At my previous employer, we were responsible for doing our own time sheets for HR and salary purposes. The system required us to come up with a minimum of (I believe) a 12-character password that included a combination of numbers, letters and special characters. Also, we were required to change said password every 90 days. Nobody was too fond of this. I, in particular, hated it.
But I went full Beyoncé and turned my lemons into lemonade. My passwords were epic. They were full of profanities and ignorant statements like, “I Hate This Bitch” and “Fuck This Password Bro,” but obviously done in the appropriate style to be accepted by the system. Luckily, I never had to hand that password over as I had to do for our job’s network access. I made sure that password was more boring and “acceptable.”
But for emails? And for bills? Dog. While I’m not going to tell anybody or give enough clues to come up with any of my current passwords—with all of my bills and shit included, I probably have, like, 25 unique passwords; everything gets its own special joint—I have had some rather curious ones.
Like, let’s say I died and one of the conditions of dying was that I had to give up my passwords, but I didn’t know that until, like, two seconds before I was about to buy the farm, and I couldn’t get access to a computer to change anything; there might be some questions about my state of mind. And my sense of humor. There’s nothing morbid or illegal, just questionable.
Did you ever see the movie Bamboozled? It’s one of my favorite Spike Lee movies where Damon Wayans’ character, Pierre Delacroix, creates a racist television show that becomes a darling to America and then shenanigans ensue. The worst kind of white man alive, Michael Rapaport, was in it. That’s not any reason to go see it.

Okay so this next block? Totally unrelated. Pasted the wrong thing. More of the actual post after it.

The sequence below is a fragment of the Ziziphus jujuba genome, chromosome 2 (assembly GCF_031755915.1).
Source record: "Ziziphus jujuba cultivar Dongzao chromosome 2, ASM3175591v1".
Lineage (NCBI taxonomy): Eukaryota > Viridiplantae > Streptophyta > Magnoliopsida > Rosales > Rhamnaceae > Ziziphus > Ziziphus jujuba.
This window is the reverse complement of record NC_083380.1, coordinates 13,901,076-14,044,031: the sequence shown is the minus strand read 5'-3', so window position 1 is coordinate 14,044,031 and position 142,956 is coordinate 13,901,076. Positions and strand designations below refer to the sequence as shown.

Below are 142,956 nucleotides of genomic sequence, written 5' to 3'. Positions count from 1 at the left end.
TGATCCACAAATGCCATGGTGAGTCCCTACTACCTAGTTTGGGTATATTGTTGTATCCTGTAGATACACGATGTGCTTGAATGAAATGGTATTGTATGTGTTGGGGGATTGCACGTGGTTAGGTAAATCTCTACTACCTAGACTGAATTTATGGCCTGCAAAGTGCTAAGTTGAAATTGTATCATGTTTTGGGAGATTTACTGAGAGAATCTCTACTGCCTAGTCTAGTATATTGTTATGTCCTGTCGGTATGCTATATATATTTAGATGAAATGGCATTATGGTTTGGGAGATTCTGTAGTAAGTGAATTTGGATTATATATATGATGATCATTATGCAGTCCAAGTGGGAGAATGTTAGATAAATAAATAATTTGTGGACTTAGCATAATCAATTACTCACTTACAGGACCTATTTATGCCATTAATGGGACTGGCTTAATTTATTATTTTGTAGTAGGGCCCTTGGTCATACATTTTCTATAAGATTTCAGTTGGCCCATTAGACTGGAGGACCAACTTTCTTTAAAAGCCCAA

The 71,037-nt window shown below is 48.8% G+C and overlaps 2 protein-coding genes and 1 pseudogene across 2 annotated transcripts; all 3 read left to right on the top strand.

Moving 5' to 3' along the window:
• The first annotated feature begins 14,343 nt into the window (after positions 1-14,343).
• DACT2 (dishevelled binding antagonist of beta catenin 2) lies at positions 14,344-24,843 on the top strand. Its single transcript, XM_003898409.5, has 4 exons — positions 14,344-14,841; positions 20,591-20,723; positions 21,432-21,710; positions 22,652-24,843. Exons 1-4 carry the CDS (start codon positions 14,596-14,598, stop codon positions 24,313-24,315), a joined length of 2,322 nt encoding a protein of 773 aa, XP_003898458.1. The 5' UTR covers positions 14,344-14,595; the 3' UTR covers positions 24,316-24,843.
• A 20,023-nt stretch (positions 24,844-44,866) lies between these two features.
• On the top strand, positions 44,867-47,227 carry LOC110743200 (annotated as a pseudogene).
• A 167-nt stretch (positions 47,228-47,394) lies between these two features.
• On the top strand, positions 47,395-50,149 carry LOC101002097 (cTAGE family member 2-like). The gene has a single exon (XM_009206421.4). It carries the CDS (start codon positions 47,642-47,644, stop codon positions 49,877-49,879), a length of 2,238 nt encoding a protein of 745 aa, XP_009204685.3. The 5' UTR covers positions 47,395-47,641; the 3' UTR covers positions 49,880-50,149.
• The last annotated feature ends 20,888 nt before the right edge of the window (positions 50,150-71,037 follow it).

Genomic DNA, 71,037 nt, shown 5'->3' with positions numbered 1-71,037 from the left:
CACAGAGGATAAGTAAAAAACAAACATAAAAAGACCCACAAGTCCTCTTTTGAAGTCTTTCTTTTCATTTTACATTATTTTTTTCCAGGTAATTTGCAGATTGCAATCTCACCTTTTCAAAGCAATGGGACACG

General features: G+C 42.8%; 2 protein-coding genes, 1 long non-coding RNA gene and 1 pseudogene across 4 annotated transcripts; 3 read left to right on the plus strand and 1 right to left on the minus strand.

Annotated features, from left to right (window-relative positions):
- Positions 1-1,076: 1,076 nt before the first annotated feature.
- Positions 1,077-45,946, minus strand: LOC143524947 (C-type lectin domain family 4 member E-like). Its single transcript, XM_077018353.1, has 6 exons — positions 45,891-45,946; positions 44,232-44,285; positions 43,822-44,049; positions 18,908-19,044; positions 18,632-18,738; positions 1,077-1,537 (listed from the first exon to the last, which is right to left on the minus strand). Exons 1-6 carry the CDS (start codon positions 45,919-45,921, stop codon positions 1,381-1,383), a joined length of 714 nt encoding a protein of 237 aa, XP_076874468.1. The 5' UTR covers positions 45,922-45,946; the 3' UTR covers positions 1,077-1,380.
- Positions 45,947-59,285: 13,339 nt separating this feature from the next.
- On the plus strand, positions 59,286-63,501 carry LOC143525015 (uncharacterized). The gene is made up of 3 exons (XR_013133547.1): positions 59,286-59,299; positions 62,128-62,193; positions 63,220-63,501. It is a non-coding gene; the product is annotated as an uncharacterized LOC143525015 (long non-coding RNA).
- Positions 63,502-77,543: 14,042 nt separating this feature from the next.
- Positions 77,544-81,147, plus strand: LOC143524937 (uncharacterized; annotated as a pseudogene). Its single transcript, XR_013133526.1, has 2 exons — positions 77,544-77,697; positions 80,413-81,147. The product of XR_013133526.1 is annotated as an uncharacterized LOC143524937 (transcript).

Anyway, the movie is filled with all types of racial slurs and shit. I like to call that movie my internet-password muse. For a time, I’d cherry-pick racial slurs right out of that movie, like Alabama porch monkeys and MustHaveBeenAWhiteGuyWhoStartedAllThat (said by MC Serch as a reference to his own 3rd Bass song, “The Gas Face”), and turn them into the gatekeepers of my information.
Because I love my family and music, I’ve had iterations of life where, if you were to find my passwords, you’d think, “He’s a family man,” or “He really valued the year 1972 in jazz.” You know—passwords with family members’ names and shit or musicians’ songs I loved. I don’t think they would trip any alarms, unlike my Bamboozled phase.
What about you, though? If somebody were to come across all of your passwords, what would they think about you? Would they think you were religious, angry, militant, all about family life, a weed head, a fan of Snoop Dogg? Or George W. Bush?
If we got your passwords, what would we think about you?
Inquiring minds would like to know.